Introduces the elements of medical terminology. Emphasis is placed on building familiarity with medical words through knowledge of roots, prefixes, and suffixes. Topics include: origins (roots, prefixes, and suffixes), word building, abbreviations and symbols, and terminology related to the human anatomy.
Using classroom didactic instruction and laboratory experiences, this foundations course prepares students for the role of a sonographer. The course provides a base of knowledge and experiences from which complementary and subsequent courses build on. Topics include diagnostic medical sonography history; medical ethics and law; patient privacy and confidentiality; body mechanics, lifts and transfers; patient assessment and administration of care;transducer care; response to medical emergencies; professionalism; medical and sonographic terminology; cultural competence; ergonomics: work related musculoskeletal disorders; basic sonographic physical principles and system operation; Maslows Hierarchy of Needs, and sonographic scanning techniques.
This course combines the didactic education of sectional anatomy with active student participation in classroom laboratory experience. Information is weighted toward normal structures which are sonographically visible. Structures are described according to relative location and proportionality. Topics include: normal sectional anatomy of the neck, liver, biliary system, pancreas, genitourinary tract, spleen, peritoneal cavity, retroperitoneum, gastrointestinal tract, and vascular system structures within the upper and lower extremity; anatomic planes related to sonographic images; sonographic appearance and sonographic patterns of structures in the female and male pelvis, neck, liver, biliary system, pancreas, peritoneum and retroperitoneum, gastrointestinal tract, non cardiac chest, and upper and low extremities; and related imaging, laboratory testing procedures and functional testing procedures.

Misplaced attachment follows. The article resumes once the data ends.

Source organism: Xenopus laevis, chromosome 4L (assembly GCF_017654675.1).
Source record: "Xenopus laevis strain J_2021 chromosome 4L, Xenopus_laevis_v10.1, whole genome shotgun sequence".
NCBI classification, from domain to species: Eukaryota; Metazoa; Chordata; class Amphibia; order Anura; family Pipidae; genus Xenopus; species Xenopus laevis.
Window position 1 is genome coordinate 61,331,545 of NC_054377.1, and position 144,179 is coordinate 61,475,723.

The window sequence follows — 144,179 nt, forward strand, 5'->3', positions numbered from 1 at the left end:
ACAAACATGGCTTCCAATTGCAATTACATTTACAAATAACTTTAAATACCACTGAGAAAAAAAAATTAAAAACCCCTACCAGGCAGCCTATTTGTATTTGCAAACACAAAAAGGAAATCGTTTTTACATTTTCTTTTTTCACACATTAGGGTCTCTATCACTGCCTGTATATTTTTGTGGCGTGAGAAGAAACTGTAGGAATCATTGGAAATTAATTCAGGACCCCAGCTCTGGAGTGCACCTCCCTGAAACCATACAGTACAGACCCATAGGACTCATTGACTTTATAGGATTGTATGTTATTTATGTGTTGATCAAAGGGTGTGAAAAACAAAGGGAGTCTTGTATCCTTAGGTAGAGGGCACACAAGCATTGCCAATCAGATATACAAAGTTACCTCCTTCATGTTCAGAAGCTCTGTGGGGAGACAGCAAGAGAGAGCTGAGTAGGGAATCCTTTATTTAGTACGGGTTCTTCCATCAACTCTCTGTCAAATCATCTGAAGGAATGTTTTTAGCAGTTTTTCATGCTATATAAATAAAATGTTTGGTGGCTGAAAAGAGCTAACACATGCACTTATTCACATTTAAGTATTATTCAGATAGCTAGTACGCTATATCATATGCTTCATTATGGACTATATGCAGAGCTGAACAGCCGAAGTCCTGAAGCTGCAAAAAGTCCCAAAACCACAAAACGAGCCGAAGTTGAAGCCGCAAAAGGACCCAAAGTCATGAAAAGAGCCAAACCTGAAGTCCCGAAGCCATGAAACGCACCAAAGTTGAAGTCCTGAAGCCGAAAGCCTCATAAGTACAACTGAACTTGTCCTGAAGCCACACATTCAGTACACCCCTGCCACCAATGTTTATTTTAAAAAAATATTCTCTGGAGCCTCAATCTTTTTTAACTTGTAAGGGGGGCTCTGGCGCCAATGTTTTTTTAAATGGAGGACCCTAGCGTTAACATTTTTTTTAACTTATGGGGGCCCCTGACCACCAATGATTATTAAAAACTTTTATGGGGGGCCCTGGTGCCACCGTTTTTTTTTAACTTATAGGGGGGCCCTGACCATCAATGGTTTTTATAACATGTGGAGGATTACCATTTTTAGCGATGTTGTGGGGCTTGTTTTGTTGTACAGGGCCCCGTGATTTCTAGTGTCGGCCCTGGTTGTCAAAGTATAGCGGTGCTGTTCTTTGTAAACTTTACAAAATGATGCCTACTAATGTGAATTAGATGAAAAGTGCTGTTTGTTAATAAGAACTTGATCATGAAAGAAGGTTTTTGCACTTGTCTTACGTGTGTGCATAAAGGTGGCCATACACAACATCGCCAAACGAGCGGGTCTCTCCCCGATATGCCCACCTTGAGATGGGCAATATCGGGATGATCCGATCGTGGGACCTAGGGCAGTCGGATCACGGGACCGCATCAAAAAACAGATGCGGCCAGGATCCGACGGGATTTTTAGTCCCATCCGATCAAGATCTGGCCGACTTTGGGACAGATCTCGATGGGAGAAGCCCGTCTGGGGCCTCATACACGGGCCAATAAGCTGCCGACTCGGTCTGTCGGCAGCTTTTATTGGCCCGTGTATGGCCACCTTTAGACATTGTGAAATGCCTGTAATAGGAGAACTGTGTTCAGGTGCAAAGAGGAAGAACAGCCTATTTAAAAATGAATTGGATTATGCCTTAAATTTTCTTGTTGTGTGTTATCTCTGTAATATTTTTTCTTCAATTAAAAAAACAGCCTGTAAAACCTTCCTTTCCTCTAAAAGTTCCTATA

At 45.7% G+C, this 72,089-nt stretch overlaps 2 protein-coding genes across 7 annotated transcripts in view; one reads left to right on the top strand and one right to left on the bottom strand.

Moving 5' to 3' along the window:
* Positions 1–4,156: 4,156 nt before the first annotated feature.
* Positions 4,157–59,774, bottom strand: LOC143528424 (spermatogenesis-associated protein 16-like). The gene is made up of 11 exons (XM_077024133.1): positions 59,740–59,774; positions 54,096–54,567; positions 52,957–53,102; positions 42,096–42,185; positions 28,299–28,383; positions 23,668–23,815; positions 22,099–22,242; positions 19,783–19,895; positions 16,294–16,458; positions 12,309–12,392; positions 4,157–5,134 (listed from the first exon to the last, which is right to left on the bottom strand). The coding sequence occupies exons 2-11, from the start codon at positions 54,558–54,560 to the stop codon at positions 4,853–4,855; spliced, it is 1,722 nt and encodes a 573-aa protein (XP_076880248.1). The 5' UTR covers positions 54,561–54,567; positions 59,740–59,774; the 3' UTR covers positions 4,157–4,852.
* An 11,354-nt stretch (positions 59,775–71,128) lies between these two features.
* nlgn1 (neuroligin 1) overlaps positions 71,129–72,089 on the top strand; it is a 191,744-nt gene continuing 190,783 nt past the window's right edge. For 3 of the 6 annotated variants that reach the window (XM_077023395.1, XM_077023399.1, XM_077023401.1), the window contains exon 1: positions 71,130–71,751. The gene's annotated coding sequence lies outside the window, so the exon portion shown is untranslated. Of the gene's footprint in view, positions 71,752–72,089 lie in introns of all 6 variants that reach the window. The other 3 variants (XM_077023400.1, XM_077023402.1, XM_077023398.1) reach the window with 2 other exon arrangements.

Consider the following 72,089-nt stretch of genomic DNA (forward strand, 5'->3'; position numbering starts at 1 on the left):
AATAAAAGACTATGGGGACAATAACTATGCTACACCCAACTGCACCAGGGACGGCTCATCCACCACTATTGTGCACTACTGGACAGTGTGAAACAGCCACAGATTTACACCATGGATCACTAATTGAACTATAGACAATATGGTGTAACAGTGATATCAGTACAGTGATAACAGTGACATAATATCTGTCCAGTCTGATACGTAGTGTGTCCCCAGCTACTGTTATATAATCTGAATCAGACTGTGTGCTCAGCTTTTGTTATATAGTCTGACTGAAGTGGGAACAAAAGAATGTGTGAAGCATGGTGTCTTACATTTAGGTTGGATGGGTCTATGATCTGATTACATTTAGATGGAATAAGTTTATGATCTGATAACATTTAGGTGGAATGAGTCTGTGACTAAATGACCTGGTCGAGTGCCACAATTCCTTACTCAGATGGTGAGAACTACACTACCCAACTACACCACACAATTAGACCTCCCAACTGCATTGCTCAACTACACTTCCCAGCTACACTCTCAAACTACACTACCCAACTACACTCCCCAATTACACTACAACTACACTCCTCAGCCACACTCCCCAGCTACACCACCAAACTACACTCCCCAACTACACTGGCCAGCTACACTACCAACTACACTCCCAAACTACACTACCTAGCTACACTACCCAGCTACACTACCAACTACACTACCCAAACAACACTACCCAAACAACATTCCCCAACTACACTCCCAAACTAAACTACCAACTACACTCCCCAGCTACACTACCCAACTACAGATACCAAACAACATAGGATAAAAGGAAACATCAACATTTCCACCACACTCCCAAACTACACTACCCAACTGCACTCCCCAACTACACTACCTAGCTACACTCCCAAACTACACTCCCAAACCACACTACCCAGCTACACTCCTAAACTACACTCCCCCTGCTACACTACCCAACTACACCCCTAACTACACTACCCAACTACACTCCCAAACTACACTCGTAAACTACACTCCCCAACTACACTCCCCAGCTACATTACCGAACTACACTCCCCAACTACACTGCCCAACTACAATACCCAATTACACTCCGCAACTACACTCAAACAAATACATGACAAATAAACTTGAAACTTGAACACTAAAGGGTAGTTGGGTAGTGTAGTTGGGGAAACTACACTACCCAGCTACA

This course introduces the basic principles and application of the physical assessment as well as the protocols utilized for songraphic procedures. Provides students with an introduction to the clinical setting. Students may be given the opportunity to acquire sonographic images with direct supervision. Topics include: communication including common terminology and abbreviations; patient care; equipment manipulation;ergonomics;sonographic imaging; correlation of ultrasound examinations with other imaging modalities and laboratory findings ;and medical law and ethics